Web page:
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Fed’s Pain Is FedEx’s Gain
06/23/2011 9:17 am EST
The good vibe from the shipper’s windfall faded once the Fed chairman spoke his mind, writes MoneyShow.com senior editor Igor Greenwald.
Sometimes the journey is more enlightening than the destination, and the second-longest day of the year proved to be one of those.
The stock market closed Wednesday about where pre-market futures had predicted it would open. The Dow dropped 80—not that big a deal, after a four-day relief rally unwound nearly half of June’s 673-point swoon.
But how it got from point A to point B says much—nay, almost everything—about the opposite forces tugging on share prices.
The morning was salvaged by a timely FedEx (FDX) delivery, as the shipper trumped earnings estimates and issued a confidently sunny forecast.
“FedEx is well positioned for strong earnings in 2012, given the positive momentum, moderate economic growth, and diminishing cost headwinds,” said CEO Frederick Smith. He spoke in the past tense about “a brief soft patch” and predicted stronger growth “going forward.”
How high is FedEx flying? Annual earnings were up 23% year-over-year, and quarterly earnings rose 33%. From that sharply higher base, the company forecast an additional jump of 39% to 50% in the new fiscal year.
The formula is simple: strong international growth, stagnant US volumes, higher shipping rates and fuel surcharges everywhere, and lower tax rates—partly because of the aggressive reinvestment of overseas earnings.
In his brief opening remarks on the conference call, Smith stressed the focus on “high-value global customers” and “our global strategy,” and talked up acquisitions in India and Mexico as well as expansion into Colombia.
As for the US, “productivity enhancements” is the name of the game. And executive incentive compensation tied to the soaring earnings will increase, of course, by enough to be mentioned as a headwind.
After six weeks of lousy economic news, great earnings—even if primarily driven by overseas gains—provided welcome relief, boosting the stock almost 4% as 2 p.m. approached.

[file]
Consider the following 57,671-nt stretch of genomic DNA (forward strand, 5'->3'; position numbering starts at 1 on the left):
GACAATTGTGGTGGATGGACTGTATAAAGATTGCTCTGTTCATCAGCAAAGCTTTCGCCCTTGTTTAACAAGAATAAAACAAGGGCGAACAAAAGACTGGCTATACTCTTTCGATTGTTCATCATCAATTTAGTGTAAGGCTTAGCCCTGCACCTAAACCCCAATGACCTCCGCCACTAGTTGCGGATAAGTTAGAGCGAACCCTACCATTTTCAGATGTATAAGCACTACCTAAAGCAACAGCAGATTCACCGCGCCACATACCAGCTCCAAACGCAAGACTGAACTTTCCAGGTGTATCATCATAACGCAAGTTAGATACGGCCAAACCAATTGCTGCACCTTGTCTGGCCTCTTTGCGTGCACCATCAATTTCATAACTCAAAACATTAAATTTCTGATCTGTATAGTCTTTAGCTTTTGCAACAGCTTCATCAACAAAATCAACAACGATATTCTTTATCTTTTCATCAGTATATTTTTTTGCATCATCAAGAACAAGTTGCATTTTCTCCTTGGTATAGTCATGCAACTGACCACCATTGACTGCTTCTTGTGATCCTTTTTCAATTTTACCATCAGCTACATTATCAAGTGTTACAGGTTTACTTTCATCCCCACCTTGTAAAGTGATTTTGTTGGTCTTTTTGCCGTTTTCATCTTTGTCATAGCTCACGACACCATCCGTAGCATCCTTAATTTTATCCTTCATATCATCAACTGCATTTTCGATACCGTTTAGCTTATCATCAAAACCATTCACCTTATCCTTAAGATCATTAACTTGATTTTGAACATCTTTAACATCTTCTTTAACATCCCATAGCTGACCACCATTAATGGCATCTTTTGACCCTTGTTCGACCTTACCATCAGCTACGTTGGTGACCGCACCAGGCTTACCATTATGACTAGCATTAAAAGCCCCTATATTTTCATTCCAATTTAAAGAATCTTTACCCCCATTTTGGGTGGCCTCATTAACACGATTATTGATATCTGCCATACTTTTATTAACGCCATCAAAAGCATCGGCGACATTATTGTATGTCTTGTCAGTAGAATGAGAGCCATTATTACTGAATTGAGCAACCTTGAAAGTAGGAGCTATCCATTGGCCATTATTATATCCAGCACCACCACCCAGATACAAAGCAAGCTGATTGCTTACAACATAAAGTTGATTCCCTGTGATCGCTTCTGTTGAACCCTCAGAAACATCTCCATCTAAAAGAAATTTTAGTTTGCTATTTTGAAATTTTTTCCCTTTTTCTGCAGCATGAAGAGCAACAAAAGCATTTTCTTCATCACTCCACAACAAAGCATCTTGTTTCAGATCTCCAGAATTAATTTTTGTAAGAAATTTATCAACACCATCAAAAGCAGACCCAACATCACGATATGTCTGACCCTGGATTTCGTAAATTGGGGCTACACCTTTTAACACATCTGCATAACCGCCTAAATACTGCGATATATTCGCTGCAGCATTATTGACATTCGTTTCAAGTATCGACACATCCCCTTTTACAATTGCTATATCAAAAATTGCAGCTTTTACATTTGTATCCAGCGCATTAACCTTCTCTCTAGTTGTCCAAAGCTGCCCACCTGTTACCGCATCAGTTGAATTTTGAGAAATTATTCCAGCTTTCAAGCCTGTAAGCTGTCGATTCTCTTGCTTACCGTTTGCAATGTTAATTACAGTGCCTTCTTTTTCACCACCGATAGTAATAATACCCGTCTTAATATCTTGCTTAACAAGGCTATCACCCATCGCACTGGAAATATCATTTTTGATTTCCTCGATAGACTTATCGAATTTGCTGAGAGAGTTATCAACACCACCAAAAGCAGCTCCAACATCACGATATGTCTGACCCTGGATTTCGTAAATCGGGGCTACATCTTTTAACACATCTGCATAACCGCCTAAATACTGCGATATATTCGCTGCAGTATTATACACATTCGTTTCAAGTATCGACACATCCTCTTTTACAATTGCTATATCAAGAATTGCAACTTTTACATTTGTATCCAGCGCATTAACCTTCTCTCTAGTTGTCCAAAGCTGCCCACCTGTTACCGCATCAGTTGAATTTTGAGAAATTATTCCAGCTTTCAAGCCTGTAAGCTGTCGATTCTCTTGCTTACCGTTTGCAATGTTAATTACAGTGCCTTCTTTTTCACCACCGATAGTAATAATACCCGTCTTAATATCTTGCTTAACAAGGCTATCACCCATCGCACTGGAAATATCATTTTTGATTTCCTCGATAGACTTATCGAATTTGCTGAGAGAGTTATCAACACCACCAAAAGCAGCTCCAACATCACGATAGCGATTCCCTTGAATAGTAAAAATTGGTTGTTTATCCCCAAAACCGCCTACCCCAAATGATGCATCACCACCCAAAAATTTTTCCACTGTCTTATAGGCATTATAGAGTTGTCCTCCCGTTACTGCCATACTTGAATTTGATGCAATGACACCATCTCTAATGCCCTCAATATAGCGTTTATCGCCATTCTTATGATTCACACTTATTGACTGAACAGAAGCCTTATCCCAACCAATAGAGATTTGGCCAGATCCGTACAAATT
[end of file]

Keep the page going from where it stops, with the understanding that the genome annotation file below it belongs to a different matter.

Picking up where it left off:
But of course, as the afternoon dragged on, we heard in detail from the other Fed—and as much as Express impressed, the Reserve concerned.
The central bank’s policy remained exactly the same, and though it sounded nowhere near as cheerful as FedEx, the Federal Reserve continued to forecast that the current slowdown will prove temporary.
Unless it doesn’t, because for the first time Fed Chairman Ben Bernanke acknowledged that the “soft patch” could, in part, reflect secular trends.
To wit, the Fed’s collective forecast for GDP growth dipped from the neighborhood of 3.2% in April (and 3.6% in January) to the current 2.8%. The 2012 projection went from around 4% in January to 3.8% in April, and 3.5% as of now.
Which doesn’t sound so bad, except that even in 2013, the Fed now collectively expects an unemployment rate above 7%. More than the numbers, it was the way Bernanke answered a question about the decline that must have spooked the few bulls in captivity.
“We don’t have a precise read on why this, uh, slower pace of growth is persisting,” Bernanke said. “…Maybe some of the headwinds that have been concerning us, like weakness in the financial sector, problems in the housing sector, balance sheet and deleveraging issues, some of these headwinds may be stronger and more persistent than we thought.”
So, to sum up, things aren’t going as well as the Fed once hoped, and it’s not entirely sure why, or how long this unfortunate state of affairs might persist. “Economic Trouble Puzzles Fed Chief, Too,” ran the AP headline.
And so Fedex giveth and the Fed taketh away. One’s never been better, the other remains frustrated and disappointed.
But these aren’t entirely unrelated phenomena. The FedEx strategy to invest overseas and seek “productivity enhancements” at home, easily understandable on the profit-seeking merits and replicated in boardroom after boardroom, just might have something to do with the 9% unemployment rate.
Think about it: jobs cut in Memphis in 2009 are being resurrected in Mexico City and Mumbai.
The last time the latter stratagem was tried, the cash that came pouring in from overseas went mostly into dividends and share buybacks. It must also have encouraged the further diversion of profits overseas, in hopes that the experiment would be repeated. And now it looks like that time might be at hand.
The moral of the story is that FedEx doesn’t need the Fed to be happy to do well. In fact, if the Fed is unhappy, FedEx might get a tax break. This no doubt seems excruciatingly fair to FedEx shareholders.
A pained nation feels their gain.
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